Perinatal Mental Health Bill by Lauren Book
The bill that I would like to discuss in this post touches upon the problem of patient education related to mental health and the consequences of issues that often remain unnoticed (postpartum depression). The title of the bill is SB 138: Perinatal Mental Health and it was created by Lauren Book presenting the Democrats (“SB 138: Perinatal mental health, ” n. d. ). When it comes to the primary point outlined in the bill, the document is supposed to introduce additional requirements for the Department of Health-related to patient education focused on mental health problems during pregnancy and after the birth of a child. In particular, according to the bill, the discussed department will have to create PSAs to improve people’s knowledge concerning postpartum depression and other mental problems that may occur during pregnancy (O’Hara & McCabe, 2013).
Personally, I support the bill as it can have a positive influence on the knowledge level of people in Florida and encourage more women to seek medical help. Apart from that, it needs to be mentioned that the bill touches upon another goal – according to the proposal made by Lauren Book and her assistants, the Department of Health will also have to reconsider the process of evaluation of postpartum depression and provide clients at birth centers with easier access to educational materials related to the discussed conditions and other mental disorders during pregnancy. To me, it seems that the bill should be supported by the majority of people as proper mental health screening of pregnant women and mothers of newborn babies can prevent the number of crimes against infants caused by mental instability of their mothers. The bill is supported by the senator, her assistants, and representatives. At the same time, certain representatives of the Department of health can oppose the bill, making reference to the lack of money or other resources to implement the proposed changes.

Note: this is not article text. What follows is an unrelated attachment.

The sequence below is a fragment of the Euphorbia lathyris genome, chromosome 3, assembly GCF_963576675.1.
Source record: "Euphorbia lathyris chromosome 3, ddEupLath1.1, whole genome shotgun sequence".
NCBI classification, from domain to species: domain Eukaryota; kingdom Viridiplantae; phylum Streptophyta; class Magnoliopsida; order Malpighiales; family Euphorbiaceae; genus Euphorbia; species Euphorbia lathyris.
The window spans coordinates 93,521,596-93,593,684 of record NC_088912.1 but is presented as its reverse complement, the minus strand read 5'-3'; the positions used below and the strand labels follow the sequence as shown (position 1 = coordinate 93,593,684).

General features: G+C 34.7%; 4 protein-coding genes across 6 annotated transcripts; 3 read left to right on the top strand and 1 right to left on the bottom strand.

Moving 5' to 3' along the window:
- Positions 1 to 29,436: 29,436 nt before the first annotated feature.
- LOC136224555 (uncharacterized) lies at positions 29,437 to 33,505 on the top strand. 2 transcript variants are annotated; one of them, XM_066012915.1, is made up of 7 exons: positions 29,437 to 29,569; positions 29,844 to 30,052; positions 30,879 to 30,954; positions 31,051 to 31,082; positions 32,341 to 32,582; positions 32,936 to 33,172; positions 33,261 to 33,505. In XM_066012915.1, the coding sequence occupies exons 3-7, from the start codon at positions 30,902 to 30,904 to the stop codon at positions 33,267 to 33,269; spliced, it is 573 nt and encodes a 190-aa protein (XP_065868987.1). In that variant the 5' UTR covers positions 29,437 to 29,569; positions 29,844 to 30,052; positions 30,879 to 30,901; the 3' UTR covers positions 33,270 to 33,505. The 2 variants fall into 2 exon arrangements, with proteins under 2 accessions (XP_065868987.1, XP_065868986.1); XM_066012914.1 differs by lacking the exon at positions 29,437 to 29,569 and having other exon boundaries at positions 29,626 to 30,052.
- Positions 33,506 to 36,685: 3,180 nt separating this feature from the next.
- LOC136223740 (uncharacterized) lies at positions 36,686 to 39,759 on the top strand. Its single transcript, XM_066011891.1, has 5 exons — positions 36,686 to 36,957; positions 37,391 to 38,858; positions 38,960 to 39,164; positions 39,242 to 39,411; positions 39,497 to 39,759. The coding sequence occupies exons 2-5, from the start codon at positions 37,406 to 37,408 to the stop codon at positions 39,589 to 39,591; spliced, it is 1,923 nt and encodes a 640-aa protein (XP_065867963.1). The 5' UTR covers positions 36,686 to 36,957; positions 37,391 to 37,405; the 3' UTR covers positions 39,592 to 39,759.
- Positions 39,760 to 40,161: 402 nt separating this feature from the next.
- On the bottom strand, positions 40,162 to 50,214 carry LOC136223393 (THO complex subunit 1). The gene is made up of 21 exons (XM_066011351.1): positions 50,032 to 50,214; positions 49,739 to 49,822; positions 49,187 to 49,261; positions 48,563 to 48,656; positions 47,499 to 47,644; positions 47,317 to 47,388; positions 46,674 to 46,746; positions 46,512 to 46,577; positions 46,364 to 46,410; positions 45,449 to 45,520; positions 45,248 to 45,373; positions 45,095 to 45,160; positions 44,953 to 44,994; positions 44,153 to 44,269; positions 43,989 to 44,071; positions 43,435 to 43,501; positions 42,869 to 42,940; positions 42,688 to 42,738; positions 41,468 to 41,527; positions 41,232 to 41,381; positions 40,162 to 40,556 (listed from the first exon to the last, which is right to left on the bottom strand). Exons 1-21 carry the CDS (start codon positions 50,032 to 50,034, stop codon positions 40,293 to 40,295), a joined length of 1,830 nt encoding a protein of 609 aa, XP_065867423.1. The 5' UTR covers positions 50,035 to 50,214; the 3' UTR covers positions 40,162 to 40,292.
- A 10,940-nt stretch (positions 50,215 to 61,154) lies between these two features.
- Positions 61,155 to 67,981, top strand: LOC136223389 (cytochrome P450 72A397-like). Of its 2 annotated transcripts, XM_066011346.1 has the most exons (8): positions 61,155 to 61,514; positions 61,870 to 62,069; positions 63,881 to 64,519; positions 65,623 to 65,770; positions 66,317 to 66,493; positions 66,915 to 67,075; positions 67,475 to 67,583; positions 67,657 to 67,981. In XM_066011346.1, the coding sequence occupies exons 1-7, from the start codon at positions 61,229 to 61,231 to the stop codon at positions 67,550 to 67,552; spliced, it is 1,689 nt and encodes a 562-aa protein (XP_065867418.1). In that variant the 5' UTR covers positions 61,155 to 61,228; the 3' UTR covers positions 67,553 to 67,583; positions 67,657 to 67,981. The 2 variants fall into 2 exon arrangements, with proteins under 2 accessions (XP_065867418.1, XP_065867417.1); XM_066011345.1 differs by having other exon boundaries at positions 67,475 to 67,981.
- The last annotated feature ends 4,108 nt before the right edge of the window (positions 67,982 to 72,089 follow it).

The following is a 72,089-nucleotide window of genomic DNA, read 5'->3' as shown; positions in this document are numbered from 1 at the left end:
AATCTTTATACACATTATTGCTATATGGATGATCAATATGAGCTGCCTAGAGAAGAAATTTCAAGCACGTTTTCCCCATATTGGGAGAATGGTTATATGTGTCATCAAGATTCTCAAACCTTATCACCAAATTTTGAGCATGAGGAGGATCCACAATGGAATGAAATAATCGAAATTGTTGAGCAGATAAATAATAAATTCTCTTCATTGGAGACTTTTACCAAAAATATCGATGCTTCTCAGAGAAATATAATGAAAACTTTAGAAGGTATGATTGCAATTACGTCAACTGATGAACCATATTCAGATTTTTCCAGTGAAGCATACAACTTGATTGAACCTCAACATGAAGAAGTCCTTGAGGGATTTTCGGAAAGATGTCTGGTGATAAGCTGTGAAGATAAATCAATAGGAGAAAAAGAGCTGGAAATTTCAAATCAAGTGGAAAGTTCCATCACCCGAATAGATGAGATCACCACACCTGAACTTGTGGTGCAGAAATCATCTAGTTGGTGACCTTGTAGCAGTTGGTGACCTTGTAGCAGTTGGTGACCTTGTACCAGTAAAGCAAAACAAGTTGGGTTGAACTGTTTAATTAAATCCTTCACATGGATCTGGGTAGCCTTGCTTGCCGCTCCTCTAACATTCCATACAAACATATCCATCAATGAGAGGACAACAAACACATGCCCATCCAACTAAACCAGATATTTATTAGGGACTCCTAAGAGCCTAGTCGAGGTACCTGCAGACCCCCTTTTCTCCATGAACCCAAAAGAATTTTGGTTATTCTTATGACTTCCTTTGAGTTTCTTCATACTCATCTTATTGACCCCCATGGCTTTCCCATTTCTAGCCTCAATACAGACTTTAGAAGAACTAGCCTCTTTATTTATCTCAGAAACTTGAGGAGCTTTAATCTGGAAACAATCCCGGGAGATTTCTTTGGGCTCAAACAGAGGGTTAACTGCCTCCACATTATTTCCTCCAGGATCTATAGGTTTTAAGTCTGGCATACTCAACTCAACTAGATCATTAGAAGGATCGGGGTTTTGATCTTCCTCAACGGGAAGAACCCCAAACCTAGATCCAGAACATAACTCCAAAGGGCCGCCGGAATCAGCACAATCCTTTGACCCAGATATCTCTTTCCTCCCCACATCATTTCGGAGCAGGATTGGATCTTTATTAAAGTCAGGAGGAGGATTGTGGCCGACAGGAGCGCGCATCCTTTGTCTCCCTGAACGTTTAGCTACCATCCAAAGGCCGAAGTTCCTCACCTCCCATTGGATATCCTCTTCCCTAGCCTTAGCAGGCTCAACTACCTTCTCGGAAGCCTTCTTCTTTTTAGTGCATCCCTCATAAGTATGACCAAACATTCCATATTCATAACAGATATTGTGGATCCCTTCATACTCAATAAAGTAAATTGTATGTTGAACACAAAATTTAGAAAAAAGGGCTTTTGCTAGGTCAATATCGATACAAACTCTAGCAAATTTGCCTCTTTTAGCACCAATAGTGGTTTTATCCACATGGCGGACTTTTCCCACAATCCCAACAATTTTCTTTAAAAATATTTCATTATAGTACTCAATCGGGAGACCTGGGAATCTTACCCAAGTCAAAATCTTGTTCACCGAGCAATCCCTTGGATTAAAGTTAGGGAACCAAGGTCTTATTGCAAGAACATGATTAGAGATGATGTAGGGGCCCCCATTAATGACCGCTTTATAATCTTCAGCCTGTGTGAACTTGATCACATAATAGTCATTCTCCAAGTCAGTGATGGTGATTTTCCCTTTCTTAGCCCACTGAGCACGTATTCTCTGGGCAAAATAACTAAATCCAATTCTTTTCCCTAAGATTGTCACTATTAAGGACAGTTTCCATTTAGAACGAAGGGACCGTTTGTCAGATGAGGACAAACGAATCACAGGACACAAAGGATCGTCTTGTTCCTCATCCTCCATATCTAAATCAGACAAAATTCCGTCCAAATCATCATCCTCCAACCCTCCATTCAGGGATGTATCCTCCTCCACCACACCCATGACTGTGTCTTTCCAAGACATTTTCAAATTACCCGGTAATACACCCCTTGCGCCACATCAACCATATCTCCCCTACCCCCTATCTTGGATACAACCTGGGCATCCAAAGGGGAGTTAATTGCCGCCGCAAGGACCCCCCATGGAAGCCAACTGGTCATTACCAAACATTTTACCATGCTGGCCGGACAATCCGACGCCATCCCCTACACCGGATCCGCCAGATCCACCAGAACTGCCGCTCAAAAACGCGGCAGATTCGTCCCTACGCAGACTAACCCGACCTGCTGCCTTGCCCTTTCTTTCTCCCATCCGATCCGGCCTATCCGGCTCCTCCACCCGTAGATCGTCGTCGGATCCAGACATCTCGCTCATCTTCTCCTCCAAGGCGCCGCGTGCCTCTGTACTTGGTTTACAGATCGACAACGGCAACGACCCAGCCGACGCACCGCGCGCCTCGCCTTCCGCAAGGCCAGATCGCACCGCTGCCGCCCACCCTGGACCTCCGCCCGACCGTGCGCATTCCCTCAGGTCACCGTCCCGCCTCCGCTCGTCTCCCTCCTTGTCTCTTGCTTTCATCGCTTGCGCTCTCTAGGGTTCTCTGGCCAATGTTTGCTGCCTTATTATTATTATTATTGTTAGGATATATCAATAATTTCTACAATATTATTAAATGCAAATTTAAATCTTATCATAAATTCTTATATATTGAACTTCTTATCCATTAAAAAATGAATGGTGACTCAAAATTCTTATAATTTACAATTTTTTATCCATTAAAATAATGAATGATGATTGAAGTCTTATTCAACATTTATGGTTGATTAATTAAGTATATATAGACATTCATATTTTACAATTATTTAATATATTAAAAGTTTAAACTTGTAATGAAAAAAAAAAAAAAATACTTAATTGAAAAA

O’Hara, M. W., & McCabe, J. E. (2013). Postpartum depression: Current status and future directions. Annual Review of Clinical Psychology , 9 , 379-407.